New Media

26 October 2011

Historical digital

Historical digital

david womack, historical digital

Tools to make or break: designers are redefining type and image at code level
The ability to make tools is what distinguishes designers and other humans from lower forms of life, writes David Womack in Eye 60.

20 October 2011

Historical digital

Historical digital

adrian shaughnessy, historical digital

Adrian Shaughnessey on the rise of laptop aesthetics … from 2003
What are the major stylistic trends in current graphic design? wrote Adrian Shaughnessey in Eye 49 (2003)

29 September 2011

Loose arrangement

Loose arrangement

alexander ecob

A book in a box that obliges readers to interact. Also available as a hectic app
Publisher Visual Editions has established a reputation for publishing titles that exploit the benefits of the books’ visual and physical elements over their digital counterparts (see ‘A nose for type’, in Eye 77 about Apfel’s design for The Life and Opinions of Tristram Shandy, Gentleman). All the publications on VE’s list, both published and proposed, are titles that play with the expected form of the book, writes Alexander Ecob.

22 September 2011

Type and structure

Type and structure

julia thrift

Revisiting UK design practice 8vo, creators of Octavo magazine
The small, London-based design practice 8vo has an unusual position in the recent history of British graphics wrote Julia Thrift in Eye 37. Formed in 1985 by three then unknown designers, Simon Johnston, Mark Holt and Hamish Muir, a year later it published the first issue of Octavo, a typographic magazine of intense seriousness and overt graphic sophistication.

16 September 2011

Awesomely awesome FOTB

Awesomely awesome FOTB

john l. walters, the events department

Buzzwords and the inspiration of improv at the Brighton codefest
If you were to play buzz-word bingo at Brighton’s ‘Flash on the Beach’, the squares for ‘awesome’, ‘pumped’ and ‘stoked’ would fill up pretty quickly, writes John L. Walters. A wordcloud of all three days’ presentations would bloom with the same words, plus ‘HTML5’, ‘agile’, ‘responsive’, ‘Molehill’ and the inevitable ‘clients’, ‘schedules’ and ‘budgets’.

13 September 2011

Code tripping

Code tripping

john ridpath

Designers and developers come together for Flash on the Beach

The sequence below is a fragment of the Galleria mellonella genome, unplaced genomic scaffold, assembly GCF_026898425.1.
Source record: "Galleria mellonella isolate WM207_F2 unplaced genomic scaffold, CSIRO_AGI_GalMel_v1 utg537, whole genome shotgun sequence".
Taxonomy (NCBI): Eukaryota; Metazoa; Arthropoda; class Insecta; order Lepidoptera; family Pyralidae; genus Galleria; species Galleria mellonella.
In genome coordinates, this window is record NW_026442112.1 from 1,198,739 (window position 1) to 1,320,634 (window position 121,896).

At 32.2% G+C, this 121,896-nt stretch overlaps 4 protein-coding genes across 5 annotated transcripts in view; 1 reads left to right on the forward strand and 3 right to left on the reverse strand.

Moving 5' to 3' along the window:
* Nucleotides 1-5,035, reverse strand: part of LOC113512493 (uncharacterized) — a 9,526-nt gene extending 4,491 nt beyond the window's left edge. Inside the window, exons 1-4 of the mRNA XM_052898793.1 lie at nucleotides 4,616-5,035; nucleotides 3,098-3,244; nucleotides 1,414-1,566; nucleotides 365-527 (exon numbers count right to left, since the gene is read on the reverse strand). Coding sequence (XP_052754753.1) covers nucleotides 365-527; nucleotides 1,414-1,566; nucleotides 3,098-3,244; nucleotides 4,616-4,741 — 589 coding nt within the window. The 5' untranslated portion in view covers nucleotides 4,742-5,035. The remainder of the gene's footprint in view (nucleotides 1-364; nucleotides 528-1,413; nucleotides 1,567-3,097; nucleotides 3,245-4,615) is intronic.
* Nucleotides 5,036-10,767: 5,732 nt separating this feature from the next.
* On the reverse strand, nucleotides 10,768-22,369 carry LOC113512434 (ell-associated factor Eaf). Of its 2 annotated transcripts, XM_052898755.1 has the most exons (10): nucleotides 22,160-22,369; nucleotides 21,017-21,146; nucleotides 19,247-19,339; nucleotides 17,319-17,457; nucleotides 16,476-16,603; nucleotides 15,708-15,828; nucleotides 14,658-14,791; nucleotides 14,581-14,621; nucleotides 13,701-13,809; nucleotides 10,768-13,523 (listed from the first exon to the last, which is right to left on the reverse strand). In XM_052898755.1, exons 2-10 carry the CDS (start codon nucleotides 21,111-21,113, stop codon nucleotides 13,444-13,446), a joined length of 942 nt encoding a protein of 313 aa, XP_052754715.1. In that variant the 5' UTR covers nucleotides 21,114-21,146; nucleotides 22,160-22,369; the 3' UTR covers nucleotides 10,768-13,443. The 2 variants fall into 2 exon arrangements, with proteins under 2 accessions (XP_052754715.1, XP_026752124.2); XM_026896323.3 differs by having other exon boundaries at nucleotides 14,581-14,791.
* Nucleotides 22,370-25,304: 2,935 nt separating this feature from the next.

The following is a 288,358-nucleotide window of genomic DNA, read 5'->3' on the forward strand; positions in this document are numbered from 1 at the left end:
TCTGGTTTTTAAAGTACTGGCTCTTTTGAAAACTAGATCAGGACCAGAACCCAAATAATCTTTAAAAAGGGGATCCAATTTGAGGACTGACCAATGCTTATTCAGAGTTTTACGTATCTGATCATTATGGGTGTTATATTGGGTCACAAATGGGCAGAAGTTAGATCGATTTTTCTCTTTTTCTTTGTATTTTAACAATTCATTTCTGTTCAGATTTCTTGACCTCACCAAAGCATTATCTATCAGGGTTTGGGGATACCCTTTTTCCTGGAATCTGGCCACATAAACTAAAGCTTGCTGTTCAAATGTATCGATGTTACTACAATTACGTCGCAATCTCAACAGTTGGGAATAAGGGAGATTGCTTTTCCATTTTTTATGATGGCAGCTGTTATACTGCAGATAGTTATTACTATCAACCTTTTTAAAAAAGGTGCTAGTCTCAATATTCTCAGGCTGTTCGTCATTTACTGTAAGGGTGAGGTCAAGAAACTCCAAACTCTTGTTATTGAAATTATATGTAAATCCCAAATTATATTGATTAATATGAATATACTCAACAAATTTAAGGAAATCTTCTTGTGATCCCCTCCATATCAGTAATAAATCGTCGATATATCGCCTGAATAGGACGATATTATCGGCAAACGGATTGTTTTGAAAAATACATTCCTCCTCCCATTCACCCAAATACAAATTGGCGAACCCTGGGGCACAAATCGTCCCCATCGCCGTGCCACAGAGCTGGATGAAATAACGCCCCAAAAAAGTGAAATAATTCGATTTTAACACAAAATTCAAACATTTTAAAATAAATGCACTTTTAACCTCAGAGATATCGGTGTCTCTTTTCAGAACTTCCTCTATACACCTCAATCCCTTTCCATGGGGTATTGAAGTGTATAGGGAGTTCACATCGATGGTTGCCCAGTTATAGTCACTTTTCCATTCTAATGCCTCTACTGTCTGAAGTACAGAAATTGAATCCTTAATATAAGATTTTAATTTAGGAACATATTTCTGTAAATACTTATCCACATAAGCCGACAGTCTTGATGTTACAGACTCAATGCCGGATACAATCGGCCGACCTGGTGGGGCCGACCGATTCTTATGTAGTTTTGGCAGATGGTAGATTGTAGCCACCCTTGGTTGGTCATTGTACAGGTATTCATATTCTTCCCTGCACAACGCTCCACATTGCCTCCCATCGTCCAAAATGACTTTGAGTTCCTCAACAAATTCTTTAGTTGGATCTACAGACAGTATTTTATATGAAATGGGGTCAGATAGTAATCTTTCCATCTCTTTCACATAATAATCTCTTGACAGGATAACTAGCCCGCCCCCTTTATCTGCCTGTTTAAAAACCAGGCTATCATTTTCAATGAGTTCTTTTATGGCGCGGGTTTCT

This Monday, I helped man Eye’s stand at Flash on the Beach, Brighton – and dipped into as many of the sessions as possible, writes John Ridpath. It was the first day of the conference (see our preview, ‘Code, design and inspire’), and everything kicked off with a keynote from Adobe. Among the company’s series of presentations, we saw a fast-paced demonstration of Edge, a new Flash-like tool that creates animated Web content using HTML5, CSS3 and JavaScript. With Apple’s notorious decision to drop Flash support on iPhones and iPads, it will be interesting to see what part Adobe will play in the future of the web.

8 September 2011

Historical digital #3

Historical digital #3

historical digital

Grow your own. More digital food for thought … made with Processing
Here are some more examples of digital work from ‘Grow your own’, the article about Processing featured in Eye 65. See ‘Historical digital #2’, yesterday’s Eye blog post.

7 September 2011

Historical digital #2

Historical digital #2

historical digital, luke prowse

Grow your own. Generating unique images with Processing.
In Eye 65, we published ‘Grow your own’, an article by Luke Prowse that was accompanied by several examples of designers and artists who were discovering new, creative uses of the open-source tool Processing.

1 September 2011

Code, design and inspire

Code, design and inspire

the events department

Gearing up for this year’s Flash on the Beach in Brighton
Flash on the Beach is only a few weeks away, and we’ll be manning an Eye stand in the breaks – and blogging and Tweeting our way through some of the talks and presentations. 

15 August 2011

Make, do, mend

Make, do, mend

john ridpath

The revolutionary power of new micro-manufacturing technologies
Last Wednesday’s Future Human event explored the recent expansion of one-off manufacturing and rapid prototyping technologies, setting out with a bold claim: ‘Over the next ten years, we’re going to see digital economics upturn industrial production and the physical world of “things”’. Of course, there’s nothing new about micro-manufacturing, or bespoke one-offs, writes John Ridpath.
 
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